(1) Force majeure clause: clause in K accounting for “irresistible force,” performance is excused if certain events occur

(2) Impracticability and Frustration: performance has become extremely                                                 burdensome;    party's principle purpose in making the K has been frustrated by a change               of circumstances.  Must be events so far out of the ordinary that they could not have been foreseen.

II. The Consideration Requirement

A. Theories of Consideration

(1) Positive Theory: what promises courts enforce

(2) Normative Theory: how courts should decide cases

Two Main Normative Theories:                     
(1) Freedom of K Theory: courts should enforce promises that are the product of                                     bargains
-substance of the deal is irrelevant
-the only requirement for a valid K is a bargain, that's all that matters

(2) Substantive Fairness Theory: courts should enforce substantively fair bargains
-presence of a formal bargain is not conclusive
-what's relevant: was this an adequate exchange? That's what we care about

B. Types of Consideration Contracts

(1) The Unilateral Contract: a promise is exchanged for a performance

-e.g. I promise to give you my book if you give me $50, K exists when you give me the                              cash, not before…before cash exchange, no obligation to give you the book          

(2) The Bilateral Contract: a promise is exchanged for another promise

-e.g. I promise to give you my book tomorrow if you promise to give me $50 the next                                 day; the K exists the moment we exchange promises; if I don't bring book tomorrow,                              it's a breach, can't say you didn't give me the mo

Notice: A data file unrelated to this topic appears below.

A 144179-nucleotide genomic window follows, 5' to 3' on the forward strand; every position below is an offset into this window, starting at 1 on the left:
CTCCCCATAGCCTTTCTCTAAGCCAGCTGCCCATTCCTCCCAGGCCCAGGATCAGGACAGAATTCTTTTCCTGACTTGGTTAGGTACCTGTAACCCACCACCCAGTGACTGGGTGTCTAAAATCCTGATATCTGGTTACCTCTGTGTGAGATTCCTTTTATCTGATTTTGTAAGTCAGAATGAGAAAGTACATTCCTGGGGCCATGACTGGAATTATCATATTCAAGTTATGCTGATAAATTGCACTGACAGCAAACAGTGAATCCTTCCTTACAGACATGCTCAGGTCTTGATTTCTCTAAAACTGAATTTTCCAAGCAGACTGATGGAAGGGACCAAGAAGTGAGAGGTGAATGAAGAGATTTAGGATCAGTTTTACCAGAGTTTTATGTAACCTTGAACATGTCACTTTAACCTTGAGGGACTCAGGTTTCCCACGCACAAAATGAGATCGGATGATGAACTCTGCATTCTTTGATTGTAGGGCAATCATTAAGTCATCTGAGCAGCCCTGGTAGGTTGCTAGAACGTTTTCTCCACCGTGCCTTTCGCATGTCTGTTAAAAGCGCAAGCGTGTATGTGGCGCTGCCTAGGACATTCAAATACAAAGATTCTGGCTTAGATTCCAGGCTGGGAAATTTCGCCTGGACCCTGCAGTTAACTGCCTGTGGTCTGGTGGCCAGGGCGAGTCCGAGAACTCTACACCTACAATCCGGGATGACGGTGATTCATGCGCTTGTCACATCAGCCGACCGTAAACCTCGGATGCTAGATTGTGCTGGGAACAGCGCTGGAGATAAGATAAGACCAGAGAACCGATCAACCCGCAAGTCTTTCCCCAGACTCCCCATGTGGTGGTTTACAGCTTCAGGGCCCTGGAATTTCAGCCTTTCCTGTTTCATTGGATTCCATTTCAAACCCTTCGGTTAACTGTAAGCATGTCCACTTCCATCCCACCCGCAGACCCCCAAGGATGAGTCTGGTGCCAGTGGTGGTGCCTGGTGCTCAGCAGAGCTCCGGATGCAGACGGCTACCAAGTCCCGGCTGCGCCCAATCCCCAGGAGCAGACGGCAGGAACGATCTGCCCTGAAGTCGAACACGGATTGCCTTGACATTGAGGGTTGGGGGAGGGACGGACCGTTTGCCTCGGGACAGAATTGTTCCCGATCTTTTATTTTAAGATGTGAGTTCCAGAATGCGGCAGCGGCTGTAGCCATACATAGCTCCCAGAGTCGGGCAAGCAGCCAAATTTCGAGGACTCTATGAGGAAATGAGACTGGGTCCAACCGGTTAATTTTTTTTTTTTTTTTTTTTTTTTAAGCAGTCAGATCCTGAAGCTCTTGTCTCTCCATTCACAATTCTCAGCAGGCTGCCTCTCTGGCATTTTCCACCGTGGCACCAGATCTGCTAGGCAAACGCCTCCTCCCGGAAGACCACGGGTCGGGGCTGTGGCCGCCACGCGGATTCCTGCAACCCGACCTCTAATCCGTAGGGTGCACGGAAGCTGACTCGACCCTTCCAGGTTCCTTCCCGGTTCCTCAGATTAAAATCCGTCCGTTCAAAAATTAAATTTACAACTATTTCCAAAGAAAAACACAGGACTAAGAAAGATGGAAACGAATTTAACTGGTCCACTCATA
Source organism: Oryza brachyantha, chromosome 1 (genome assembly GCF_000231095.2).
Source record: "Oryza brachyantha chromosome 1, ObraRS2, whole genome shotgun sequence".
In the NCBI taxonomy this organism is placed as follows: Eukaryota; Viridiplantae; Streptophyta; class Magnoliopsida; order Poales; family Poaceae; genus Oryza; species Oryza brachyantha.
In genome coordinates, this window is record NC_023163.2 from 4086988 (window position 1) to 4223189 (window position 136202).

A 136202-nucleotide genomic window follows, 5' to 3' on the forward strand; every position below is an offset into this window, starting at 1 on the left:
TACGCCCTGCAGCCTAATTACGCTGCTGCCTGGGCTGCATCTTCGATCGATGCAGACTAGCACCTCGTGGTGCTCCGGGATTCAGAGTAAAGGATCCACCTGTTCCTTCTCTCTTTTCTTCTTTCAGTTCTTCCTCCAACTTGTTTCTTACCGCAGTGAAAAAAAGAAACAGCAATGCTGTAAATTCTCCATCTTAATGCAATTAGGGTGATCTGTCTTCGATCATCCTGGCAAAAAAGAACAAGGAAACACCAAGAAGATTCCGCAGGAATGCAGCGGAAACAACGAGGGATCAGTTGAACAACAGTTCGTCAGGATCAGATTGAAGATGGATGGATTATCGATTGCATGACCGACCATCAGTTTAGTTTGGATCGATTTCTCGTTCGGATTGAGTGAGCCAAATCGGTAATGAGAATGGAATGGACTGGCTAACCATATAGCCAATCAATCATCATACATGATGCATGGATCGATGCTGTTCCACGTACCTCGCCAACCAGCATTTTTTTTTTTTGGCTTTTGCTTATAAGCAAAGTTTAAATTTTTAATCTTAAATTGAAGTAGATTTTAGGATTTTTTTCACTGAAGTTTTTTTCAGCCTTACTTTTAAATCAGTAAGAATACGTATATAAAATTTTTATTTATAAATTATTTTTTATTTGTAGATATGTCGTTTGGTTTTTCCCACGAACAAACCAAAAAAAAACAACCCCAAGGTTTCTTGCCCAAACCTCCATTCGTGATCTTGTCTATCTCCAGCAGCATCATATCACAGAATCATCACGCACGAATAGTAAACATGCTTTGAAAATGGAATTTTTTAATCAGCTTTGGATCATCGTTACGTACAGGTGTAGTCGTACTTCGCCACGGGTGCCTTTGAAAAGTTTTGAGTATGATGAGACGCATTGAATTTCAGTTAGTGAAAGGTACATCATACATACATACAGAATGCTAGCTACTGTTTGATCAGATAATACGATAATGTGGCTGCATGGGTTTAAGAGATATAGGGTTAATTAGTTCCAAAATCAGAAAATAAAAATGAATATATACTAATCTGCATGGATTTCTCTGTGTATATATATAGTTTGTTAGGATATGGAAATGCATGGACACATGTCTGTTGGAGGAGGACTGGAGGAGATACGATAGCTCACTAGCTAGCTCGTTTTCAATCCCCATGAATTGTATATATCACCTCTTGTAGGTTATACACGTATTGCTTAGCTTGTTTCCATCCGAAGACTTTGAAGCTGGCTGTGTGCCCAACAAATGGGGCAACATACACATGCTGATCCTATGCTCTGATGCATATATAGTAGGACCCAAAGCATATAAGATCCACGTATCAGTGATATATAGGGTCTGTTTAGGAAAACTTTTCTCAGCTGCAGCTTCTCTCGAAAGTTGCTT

the time it was made,                              the court may refuse to enforce the K, or it may enforce the remainder of the K                            without the unconscionable clause, or it may limit the application of the                                               unconscionable clause to avoid any unconscionable result.”

(b) must big disparity between price and fair value and problem in bargaining process

(c) Jones v. Star Credit Corp.: K is unconscionable b/c
-huge mathematical disparity between price paid & fair price for fridge
-gross inequality of bargaining power (D was taking knowing advantage of P)

(d) this is very rare in American K law

IV. Forbearance to Bring an Invalid Claim

A. Presumption: Invalid Claim is NOT legal detriment (formalist)

(1) refraining from bringing an invalid claim is not legal detriment on the part of the p'ee =        no consideration

(a) In re Greene: “the other woman” had no valid claims against D, and therefore his                                promise to pay taxes & divorce his wife are not enforceable
-b/c claims are invalid, she suffers no detriment to give them up

A. Exception: Invalid Claim CAN BE legal detriment (pragmatist)

(1) legal detriment if p'ee believes claim is valid & a reasonable person would believe it's valid 

(a) Fiege v. Boehm: even though D didn't get P pregnant, she honestly believed he did                             (subjective) & reasonably thought she had a claim under the circumstances

(2) Restatement 2nd Section 74: legal detriment if p'ee honestly believes it is an honest claim

V. Pre-Existing Duty Rule

A. Presumption: Pre-existing Duty DOES NOT = Legal Detriment (formalist)

(1) A promise regarding a pre-existing obligation to the other party does not constitute a legal     detriment

(2) Formalist view = very dismissive of modifications the Ks

(3) Alaska Packers: no consideration b/c sailors didn't promise to do anything more than what     they promised in the original K…no legal detriment!
-courts don't appreciate “the hold-up game”

(4) Levine v. Blumenthal: tenant agreeing to stay and pay $$ in exchange for landlord's promise   to keep current rate is not good consideration b/c he was already obligated to pay $$…no legal      detriment